The DIRECCT programme supports eleven fablabs on the African continent through the Makers North-South project. The Réseau Bretagne Solidaire (RBS) and the Réseau Francophone des Fablabs d’Afrique de l’Ouest (ReFFAO) are joining forces to enable them to acquire the equipment and machines needed to manufacture health equipment (visors, hydroalcohol gel dispensers, etc.).
Ultimately, the Makers North-South project will enable fablabs to become more self-sufficient, more resilient and reduce their environmental impact: thanks to a machine, plastic waste can be recycled and reused by the 3D printers.

 Diarra Sylla is an example of female success in a very male-centric environment. As the founder of the first Mauritanian FabLab, Sahel Fablab she uses technology to address concrete problems.

Can you introduce yourself?

I am a telecom engineer and digital entrepreneur. I studied in Morocco and Senegal. During one of my internships, I had the opportunity to visit the first Senegalese fablab: I dreamt of a workspace that would also be a laboratory, as I am passionate about new technologies. It was inspired by this example that I wanted to create a space where young people could learn about different technologies by practicing them. I kept this project in mind for my return to Mauritania.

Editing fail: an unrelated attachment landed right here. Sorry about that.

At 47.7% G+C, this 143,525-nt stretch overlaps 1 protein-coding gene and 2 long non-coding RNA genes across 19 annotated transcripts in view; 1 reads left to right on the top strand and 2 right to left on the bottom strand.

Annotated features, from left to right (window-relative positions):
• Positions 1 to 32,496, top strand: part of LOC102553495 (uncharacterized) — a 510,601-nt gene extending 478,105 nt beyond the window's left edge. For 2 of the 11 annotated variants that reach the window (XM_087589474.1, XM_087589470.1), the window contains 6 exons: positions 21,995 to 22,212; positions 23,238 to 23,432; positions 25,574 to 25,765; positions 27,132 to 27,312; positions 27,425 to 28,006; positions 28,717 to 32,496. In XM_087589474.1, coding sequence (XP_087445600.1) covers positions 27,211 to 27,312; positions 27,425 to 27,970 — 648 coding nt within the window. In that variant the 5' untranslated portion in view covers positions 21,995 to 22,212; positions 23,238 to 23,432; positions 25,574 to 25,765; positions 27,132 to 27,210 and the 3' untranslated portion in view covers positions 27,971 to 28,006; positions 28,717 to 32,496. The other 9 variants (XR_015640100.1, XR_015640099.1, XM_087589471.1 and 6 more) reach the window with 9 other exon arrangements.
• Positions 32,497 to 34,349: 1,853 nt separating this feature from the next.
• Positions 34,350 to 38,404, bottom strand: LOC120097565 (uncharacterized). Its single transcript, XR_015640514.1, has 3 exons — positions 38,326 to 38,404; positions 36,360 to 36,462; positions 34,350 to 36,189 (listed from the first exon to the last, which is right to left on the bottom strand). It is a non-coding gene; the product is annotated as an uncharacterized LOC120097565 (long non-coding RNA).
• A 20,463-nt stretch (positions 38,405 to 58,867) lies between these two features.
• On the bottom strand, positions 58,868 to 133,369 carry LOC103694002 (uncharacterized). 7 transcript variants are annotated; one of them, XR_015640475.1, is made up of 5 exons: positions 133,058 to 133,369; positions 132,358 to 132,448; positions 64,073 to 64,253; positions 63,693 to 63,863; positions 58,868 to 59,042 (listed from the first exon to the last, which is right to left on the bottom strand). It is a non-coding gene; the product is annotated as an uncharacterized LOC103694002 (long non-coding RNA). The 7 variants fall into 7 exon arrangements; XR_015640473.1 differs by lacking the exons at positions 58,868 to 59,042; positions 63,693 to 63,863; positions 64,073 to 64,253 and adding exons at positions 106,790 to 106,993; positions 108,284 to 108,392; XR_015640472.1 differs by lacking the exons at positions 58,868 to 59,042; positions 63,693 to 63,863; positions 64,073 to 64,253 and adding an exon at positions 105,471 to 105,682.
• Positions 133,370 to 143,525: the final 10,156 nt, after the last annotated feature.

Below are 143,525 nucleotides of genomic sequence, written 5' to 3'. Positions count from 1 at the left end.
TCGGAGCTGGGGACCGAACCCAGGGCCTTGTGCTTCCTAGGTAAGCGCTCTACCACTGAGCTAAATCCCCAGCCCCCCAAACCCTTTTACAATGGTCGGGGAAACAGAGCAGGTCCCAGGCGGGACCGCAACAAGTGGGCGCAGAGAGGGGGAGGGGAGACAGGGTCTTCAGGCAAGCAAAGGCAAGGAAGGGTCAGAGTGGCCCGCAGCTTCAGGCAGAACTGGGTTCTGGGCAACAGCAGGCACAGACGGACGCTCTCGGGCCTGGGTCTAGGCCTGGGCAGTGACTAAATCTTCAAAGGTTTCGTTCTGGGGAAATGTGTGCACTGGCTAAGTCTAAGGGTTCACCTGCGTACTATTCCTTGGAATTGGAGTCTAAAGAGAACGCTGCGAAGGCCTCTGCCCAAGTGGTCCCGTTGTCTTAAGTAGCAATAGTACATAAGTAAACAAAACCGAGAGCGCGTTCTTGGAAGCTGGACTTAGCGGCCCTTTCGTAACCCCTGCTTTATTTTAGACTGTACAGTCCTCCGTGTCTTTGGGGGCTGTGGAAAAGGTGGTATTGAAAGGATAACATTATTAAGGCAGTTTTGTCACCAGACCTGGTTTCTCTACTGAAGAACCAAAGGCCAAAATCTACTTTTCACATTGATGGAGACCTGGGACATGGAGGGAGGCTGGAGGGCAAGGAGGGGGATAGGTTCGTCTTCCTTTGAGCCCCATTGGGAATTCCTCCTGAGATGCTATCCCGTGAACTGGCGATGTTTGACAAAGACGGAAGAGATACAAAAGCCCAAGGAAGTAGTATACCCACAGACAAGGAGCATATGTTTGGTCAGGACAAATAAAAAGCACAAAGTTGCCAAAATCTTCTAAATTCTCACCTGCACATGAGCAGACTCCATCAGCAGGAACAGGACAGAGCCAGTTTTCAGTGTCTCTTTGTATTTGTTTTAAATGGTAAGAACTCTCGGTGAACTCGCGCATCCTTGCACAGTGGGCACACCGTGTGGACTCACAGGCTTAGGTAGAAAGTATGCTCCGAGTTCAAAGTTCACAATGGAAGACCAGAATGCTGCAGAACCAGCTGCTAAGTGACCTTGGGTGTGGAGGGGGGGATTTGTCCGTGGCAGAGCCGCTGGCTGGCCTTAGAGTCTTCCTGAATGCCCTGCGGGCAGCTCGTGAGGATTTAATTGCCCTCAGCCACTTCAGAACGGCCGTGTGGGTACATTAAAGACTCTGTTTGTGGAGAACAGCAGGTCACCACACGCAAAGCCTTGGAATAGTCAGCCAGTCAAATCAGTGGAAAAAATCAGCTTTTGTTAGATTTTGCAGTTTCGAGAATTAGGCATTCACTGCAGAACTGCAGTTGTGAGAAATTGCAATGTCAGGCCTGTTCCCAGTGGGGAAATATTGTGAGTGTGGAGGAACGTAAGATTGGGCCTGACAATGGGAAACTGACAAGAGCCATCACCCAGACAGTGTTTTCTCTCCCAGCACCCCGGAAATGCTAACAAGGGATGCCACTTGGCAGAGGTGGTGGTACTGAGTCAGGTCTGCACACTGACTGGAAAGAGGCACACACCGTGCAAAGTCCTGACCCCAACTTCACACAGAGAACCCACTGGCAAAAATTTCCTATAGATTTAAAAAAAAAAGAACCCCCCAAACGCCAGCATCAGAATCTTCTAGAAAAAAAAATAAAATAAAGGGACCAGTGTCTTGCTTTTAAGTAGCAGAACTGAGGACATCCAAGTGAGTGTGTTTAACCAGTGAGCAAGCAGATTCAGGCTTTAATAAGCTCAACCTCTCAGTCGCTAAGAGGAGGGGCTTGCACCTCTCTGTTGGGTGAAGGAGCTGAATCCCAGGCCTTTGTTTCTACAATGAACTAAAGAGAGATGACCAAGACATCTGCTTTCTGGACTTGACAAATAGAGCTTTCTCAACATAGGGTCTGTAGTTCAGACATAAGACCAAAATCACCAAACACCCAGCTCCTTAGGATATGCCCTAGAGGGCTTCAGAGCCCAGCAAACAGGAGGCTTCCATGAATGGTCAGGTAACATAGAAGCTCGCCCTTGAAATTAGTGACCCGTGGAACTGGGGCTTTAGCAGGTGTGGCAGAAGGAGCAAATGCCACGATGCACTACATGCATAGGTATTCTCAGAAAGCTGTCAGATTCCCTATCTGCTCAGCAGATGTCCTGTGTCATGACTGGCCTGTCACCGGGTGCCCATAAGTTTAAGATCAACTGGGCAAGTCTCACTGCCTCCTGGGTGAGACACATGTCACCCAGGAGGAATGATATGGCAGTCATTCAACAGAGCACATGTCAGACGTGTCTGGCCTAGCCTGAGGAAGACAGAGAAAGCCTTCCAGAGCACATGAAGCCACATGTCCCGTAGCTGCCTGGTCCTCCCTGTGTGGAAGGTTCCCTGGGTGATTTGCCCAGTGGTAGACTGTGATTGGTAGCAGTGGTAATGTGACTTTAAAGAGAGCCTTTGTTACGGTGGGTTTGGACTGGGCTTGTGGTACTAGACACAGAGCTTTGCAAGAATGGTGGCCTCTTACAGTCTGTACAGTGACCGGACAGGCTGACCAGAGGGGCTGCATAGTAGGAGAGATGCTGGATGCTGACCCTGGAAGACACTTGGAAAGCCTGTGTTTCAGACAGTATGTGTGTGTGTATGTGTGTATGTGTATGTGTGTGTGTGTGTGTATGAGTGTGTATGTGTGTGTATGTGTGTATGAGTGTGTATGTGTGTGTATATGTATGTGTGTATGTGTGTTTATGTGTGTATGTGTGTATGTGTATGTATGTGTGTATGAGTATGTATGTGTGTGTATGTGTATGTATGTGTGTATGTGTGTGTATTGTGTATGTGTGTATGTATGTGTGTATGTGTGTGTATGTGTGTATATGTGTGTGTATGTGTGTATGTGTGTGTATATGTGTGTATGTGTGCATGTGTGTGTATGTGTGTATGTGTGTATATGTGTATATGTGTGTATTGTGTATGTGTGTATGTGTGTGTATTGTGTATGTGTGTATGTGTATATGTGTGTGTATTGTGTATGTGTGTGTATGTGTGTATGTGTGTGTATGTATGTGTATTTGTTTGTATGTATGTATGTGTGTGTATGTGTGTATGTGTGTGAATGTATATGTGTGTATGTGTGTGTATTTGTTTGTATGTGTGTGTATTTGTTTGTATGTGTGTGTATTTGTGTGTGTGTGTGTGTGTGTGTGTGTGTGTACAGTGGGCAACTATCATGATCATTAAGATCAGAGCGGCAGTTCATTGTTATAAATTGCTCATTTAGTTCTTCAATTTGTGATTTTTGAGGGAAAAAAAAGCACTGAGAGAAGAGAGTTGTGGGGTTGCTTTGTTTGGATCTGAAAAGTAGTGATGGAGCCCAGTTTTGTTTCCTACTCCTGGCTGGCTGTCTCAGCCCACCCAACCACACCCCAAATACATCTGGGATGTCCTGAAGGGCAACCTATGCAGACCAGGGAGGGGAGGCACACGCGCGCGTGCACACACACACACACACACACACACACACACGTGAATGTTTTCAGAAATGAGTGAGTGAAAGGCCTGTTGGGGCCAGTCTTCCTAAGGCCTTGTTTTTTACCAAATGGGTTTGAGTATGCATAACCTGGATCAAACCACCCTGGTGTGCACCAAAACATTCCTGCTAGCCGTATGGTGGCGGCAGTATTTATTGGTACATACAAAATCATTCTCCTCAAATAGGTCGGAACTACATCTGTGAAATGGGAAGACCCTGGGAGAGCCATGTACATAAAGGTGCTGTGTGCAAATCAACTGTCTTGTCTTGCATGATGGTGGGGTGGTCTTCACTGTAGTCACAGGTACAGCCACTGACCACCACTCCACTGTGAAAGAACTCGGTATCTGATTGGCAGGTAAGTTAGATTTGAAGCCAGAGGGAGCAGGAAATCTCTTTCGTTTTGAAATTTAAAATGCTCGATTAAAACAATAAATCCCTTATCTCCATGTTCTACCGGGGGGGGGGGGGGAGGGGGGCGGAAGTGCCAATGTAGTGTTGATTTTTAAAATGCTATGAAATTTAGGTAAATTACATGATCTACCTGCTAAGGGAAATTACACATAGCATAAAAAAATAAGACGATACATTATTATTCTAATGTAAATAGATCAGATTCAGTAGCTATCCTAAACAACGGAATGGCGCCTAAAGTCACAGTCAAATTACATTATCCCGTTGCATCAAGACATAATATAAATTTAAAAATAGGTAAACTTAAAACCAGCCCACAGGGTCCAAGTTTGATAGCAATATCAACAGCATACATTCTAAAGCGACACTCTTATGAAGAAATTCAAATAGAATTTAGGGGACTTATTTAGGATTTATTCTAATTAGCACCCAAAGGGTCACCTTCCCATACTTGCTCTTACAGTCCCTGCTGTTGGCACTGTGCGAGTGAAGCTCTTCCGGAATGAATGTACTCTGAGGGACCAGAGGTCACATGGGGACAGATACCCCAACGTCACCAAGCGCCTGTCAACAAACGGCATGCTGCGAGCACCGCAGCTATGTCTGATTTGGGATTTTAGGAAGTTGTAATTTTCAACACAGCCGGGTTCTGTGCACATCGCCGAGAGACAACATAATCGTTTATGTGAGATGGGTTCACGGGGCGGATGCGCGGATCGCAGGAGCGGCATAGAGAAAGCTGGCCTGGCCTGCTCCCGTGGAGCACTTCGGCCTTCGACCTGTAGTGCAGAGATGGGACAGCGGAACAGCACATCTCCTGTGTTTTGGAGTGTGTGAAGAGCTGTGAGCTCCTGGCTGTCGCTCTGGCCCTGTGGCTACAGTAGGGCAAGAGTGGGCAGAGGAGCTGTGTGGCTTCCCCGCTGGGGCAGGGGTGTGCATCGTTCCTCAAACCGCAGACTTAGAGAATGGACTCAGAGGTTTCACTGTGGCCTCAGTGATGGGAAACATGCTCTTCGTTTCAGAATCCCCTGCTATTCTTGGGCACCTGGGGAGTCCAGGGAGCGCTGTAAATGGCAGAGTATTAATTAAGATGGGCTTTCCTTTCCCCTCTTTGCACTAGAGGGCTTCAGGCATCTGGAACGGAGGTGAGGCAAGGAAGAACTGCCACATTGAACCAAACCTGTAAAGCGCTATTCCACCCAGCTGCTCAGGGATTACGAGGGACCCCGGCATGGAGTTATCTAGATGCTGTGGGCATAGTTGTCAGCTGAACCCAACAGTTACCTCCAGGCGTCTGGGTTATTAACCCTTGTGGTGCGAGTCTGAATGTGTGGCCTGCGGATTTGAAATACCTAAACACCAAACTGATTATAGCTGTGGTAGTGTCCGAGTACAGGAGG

What convinced you to create your fablab?

In 2014, after participating in the 5th edition of the Innov’Africa forum, in Lomé, Togo, with other young innovators, I decided to create a Fablab. The idea was that, in a second phase, it would be able to support several projects, as an incubator. I then created the InnovRIM association to support Sahel Fablab.
In 2015, I returned to Mauritania and was able to bring together a few young people, initially by offering them IT training.
Then funding from the European Union as part of the “Youth and Power to Act” (YPA) project enabled us to give the fablab a boost: we acquired equipment, expanded our network and established new partnerships.
Today we support young people in their projects, particularly through mentoring and professional training.

In your opinion, what are the specific missions and objectives of fablabs?

InnovRIM’s objective was to set up the fablab and provide training to out-of-school students and entrepreneurs who wanted to learn IT.
Over the past five years, thanks to partnerships with associations specialising in professional integration, many young people have been able to receive training and the demand continues to grow.
A fablab is a place for prototyping: it seeks to respond to very specific needs. For instance, during the covid crisis, the fablab developed automatic hydroalcoholic gel dispensers that were distributed to several hospitals. This was really appreciated.

What do you envisage for the years to come?

Today, InnovRIM is 7 years old, and we are moving on to another stage: incubation. We are accompanying a women’s cooperative by supporting it in the development of a web and mobile commercial platform.